I recently watched Chip Conley’s TED Talk on measuring what makes life worthwhile. His adaptation of Maslow’s hierarchy of needs to the work context is intriguing. Instead of the 5 level hierarchy for individuals that Maslow created (Physiological, Safety, Social/Belonging, Esteem and Self-Actualization) Conley suggests a 3 level hierarchy of needs in the workplace (Survival, Success and Transformation) that can be mapped to Maslow’s. Conley posits that organizations can easily measure survival (Maslow’s physiological and safety) but that success (Maslow’s social/belonging and esteem) and transformation (Maslow’s self-actualization) are more challenging to measure and thus often not.
He then asks the question, “Are we going to spend our lives mired in only measuring the mundane?” or are we going to measure what makes life (or work) worthwhile.
I’ve spent the past six months working with an organization inquiring into the question, “What conditions, practices and habits should be present in order to cultivate and environment in which the greatest number of people are able to thrive?”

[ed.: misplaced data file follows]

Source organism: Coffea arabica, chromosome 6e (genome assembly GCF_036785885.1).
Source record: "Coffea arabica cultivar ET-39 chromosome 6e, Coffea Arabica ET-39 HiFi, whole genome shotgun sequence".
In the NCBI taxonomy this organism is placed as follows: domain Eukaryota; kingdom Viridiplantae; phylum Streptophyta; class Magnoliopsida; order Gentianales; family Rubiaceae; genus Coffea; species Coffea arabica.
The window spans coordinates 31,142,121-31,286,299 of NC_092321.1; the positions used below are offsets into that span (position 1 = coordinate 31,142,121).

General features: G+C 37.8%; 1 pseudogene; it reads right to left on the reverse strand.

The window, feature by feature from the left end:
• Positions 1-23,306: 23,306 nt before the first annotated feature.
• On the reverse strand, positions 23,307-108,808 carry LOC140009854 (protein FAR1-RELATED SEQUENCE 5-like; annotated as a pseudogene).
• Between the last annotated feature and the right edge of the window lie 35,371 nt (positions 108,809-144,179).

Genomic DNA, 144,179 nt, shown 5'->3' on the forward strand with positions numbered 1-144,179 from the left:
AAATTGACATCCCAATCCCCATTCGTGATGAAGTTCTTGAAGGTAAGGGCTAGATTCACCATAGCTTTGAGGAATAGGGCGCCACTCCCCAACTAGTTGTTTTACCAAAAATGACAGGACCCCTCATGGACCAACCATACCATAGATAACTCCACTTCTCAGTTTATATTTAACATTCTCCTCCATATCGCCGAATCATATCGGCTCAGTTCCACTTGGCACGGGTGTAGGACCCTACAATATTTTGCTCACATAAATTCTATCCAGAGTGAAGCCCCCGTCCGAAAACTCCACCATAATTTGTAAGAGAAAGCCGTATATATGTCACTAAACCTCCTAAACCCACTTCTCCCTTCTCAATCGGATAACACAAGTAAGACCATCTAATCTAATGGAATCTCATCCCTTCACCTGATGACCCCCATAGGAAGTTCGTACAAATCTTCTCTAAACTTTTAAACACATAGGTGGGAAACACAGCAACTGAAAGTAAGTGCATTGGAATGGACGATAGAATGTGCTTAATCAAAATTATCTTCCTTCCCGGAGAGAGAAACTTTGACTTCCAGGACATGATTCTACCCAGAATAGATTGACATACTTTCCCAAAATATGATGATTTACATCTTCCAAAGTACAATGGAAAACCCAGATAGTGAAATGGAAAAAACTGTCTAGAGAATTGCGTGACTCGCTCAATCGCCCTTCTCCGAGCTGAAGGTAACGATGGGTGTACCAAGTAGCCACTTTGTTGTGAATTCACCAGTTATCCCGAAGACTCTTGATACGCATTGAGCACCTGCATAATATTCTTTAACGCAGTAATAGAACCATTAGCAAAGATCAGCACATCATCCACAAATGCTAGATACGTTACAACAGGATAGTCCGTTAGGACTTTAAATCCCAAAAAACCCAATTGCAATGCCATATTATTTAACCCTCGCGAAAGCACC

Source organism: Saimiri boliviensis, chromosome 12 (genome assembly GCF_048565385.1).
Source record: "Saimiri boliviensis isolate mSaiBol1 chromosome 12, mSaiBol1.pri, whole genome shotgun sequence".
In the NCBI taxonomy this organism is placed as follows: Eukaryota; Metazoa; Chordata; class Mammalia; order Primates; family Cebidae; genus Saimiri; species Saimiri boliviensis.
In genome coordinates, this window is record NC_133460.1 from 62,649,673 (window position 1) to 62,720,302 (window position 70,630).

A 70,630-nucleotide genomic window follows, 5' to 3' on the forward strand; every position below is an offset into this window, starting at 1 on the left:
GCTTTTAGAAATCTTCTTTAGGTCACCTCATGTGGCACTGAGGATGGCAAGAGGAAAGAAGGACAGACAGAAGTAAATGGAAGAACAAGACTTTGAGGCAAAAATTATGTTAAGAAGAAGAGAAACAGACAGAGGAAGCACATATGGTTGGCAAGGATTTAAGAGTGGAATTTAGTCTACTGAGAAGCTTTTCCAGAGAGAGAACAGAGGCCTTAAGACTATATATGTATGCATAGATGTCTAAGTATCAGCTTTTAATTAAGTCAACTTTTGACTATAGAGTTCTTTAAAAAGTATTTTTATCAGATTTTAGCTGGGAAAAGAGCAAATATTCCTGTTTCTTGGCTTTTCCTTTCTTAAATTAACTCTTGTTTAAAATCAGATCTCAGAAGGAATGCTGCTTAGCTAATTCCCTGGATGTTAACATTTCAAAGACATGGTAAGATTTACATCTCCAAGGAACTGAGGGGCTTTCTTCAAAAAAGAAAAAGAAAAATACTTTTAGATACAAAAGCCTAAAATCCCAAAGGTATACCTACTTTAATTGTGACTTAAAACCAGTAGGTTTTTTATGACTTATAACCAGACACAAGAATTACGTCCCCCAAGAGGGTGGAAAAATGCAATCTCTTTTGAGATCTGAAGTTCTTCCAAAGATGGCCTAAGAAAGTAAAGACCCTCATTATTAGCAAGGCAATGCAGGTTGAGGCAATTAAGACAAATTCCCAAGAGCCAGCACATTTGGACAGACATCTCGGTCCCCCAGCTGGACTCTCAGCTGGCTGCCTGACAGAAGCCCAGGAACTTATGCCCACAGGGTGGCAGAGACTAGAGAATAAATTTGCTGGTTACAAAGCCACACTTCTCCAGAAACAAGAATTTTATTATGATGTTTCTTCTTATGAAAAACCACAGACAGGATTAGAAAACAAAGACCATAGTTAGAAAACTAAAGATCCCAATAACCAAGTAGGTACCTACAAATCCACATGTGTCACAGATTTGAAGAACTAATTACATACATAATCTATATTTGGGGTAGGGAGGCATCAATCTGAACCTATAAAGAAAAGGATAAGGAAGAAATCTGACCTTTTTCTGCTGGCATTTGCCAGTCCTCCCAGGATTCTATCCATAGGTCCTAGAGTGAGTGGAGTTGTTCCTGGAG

Much like the King of Bhutan and the leaders of other nations that are measuring gross national happiness the goal of the project is not to create thriving but instead to understand and create the conditions that allow for thriving to occur.
In discovering conditions, practices and habits and then creating metrics around them the organization will be able to measure something that was once immeasurable.
And rather than continuing to measure the mundane, will have the opportunity to measure the things that make life (and work) worthwhile…the Joie de Vivre @ work.
Erin @ sr4